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Managing Hostile Situations

Fear, anxiety, and anger are common and legitimate reactions to a crisis that threatens public health and safety, and sometimes these emotions can surface in the form of hostility directed at public health professionals. Hostile situations are not only uncomfortable, they can erode communication, trust, and credibility—especially if handled ineffectively.

A hostile woman being escorted from a meeting
  • Structure difficult situations. If you anticipate resistance or hostility at a public meeting, set it up so that both you and the community can be treated as fairly as possible. Agree on an ending time and ground rules in advance, and make sure that everyone is aware of them.
  • Make yourself accessible. Try to avoid setting up an “us vs. them” situation. Don’t hide behind a podium or table. Consider going into the audience with a microphone so you can have a conversation with individuals asking questions.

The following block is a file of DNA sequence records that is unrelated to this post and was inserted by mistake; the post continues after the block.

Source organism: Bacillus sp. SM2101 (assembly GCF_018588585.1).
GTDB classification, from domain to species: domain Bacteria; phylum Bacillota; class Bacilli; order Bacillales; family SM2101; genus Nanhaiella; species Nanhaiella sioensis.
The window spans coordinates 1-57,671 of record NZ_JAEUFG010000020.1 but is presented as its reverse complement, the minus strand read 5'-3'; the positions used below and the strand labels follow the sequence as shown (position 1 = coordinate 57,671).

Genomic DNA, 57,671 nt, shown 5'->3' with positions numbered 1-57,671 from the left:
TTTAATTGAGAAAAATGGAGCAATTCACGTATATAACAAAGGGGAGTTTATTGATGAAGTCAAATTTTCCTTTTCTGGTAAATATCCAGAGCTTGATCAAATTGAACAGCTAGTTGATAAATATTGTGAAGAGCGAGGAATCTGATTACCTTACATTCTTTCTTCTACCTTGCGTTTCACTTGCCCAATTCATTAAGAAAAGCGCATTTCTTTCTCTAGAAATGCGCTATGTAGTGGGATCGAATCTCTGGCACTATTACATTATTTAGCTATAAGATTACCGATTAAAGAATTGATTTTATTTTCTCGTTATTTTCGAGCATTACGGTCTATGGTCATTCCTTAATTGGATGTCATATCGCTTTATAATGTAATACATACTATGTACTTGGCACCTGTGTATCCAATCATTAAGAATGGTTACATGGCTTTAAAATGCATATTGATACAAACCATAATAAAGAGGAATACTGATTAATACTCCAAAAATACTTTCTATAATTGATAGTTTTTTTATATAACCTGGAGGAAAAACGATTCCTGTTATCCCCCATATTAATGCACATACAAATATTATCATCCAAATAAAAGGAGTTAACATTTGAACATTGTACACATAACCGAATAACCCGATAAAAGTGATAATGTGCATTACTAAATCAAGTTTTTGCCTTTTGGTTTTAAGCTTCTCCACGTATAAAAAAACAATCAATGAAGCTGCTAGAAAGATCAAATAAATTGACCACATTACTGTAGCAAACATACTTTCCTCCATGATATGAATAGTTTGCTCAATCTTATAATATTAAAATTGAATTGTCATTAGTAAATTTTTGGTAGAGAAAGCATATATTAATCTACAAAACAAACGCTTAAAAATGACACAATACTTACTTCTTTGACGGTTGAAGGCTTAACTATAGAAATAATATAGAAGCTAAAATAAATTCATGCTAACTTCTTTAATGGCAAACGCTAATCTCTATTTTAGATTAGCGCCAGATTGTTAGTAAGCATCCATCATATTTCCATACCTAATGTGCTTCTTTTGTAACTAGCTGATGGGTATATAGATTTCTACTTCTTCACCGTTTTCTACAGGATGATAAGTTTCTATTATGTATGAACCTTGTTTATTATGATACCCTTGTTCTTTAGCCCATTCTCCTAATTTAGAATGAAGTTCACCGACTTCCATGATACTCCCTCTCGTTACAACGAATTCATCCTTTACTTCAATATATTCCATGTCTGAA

• Allow the outrage to vent early. People have difficulty processing information and listening when they are feeling intense emotions. Consider ways that people can vent this emotion early in the meeting, such as starting with the question and answer session. As questions are asked, you have opportunities to present the information (instead of giving a presentation that an emotional audience may not hear anyway). In some cases, the most successful outcome for a public meeting is the opportunity for members of the public to raise their concerns and feel heard.
  • Acknowledge the existence or potential for tension up front. The worst thing you can do is to pretend it’s not there. Example: “This is a difficult situation for everyone, and you have every right to feel upset about it.”
  • Listen. Recognize people’s frustrations and communicate empathy and caring. Demonstrate that you are listening, through eye contact and body language.
  • Don’t take it personally. Remember that public hostility is usually directed at you as a representative of an organization, not you as an individual.
  • Acknowledge the legitimacy of other perspectives. For example, “I can see your point.”
  • Acknowledge real problems. If someone raises a legitimate problem, offer to pursue the issue further.
  • Practice self-management. Try to control your apprehension—anxiety undercuts confidence, concentration, and momentum. Send the message that you are in control by remaining calm and not getting defensive.